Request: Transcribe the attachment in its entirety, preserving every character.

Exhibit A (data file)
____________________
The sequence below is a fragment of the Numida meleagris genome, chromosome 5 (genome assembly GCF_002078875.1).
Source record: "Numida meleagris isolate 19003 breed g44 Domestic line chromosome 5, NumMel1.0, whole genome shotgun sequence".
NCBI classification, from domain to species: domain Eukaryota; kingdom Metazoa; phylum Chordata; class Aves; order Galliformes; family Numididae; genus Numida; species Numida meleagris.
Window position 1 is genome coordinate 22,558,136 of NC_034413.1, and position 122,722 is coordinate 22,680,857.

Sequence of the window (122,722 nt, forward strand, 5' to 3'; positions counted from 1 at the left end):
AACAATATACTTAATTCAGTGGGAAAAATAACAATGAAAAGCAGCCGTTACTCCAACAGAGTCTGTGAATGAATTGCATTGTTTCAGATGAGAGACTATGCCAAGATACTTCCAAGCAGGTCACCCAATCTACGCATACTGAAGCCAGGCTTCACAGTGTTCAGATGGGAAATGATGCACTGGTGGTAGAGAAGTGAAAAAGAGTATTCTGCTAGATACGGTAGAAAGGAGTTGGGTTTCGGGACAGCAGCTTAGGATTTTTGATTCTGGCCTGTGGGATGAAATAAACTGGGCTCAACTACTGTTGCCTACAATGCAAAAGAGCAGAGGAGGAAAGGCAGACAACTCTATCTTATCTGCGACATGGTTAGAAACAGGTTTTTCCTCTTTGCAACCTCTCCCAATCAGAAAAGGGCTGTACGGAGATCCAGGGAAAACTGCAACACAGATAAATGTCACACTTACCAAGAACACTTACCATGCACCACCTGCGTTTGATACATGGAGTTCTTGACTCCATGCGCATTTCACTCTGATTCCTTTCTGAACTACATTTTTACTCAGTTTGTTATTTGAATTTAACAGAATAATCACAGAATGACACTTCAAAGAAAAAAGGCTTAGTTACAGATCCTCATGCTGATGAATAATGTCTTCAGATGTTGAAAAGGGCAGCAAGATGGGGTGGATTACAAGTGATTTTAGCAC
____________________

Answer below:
The sequence below is a fragment of the Numida meleagris genome, chromosome 5 (genome assembly GCF_002078875.1).
Source record: "Numida meleagris isolate 19003 breed g44 Domestic line chromosome 5, NumMel1.0, whole genome shotgun sequence".
NCBI classification, from domain to species: domain Eukaryota; kingdom Metazoa; phylum Chordata; class Aves; order Galliformes; family Numididae; genus Numida; species Numida meleagris.
Window position 1 is genome coordinate 22,558,136 of NC_034413.1, and position 122,722 is coordinate 22,680,857.

Sequence of the window (122,722 nt, forward strand, 5' to 3'; positions counted from 1 at the left end):
AACAATATACTTAATTCAGTGGGAAAAATAACAATGAAAAGCAGCCGTTACTCCAACAGAGTCTGTGAATGAATTGCATTGTTTCAGATGAGAGACTATGCCAAGATACTTCCAAGCAGGTCACCCAATCTACGCATACTGAAGCCAGGCTTCACAGTGTTCAGATGGGAAATGATGCACTGGTGGTAGAGAAGTGAAAAAGAGTATTCTGCTAGATACGGTAGAAAGGAGTTGGGTTTCGGGACAGCAGCTTAGGATTTTTGATTCTGGCCTGTGGGATGAAATAAACTGGGCTCAACTACTGTTGCCTACAATGCAAAAGAGCAGAGGAGGAAAGGCAGACAACTCTATCTTATCTGCGACATGGTTAGAAACAGGTTTTTCCTCTTTGCAACCTCTCCCAATCAGAAAAGGGCTGTACGGAGATCCAGGGAAAACTGCAACACAGATAAATGTCACACTTACCAAGAACACTTACCATGCACCACCTGCGTTTGATACATGGAGTTCTTGACTCCATGCGCATTTCACTCTGATTCCTTTCTGAACTACATTTTTACTCAGTTTGTTATTTGAATTTAACAGAATAATCACAGAATGACACTTCAAAGAAAAAAGGCTTAGTTACAGATCCTCATGCTGATGAATAATGTCTTCAGATGTTGAAAAGGGCAGCAAGATGGGGTGGATTACAAGTGATTTTAGCAC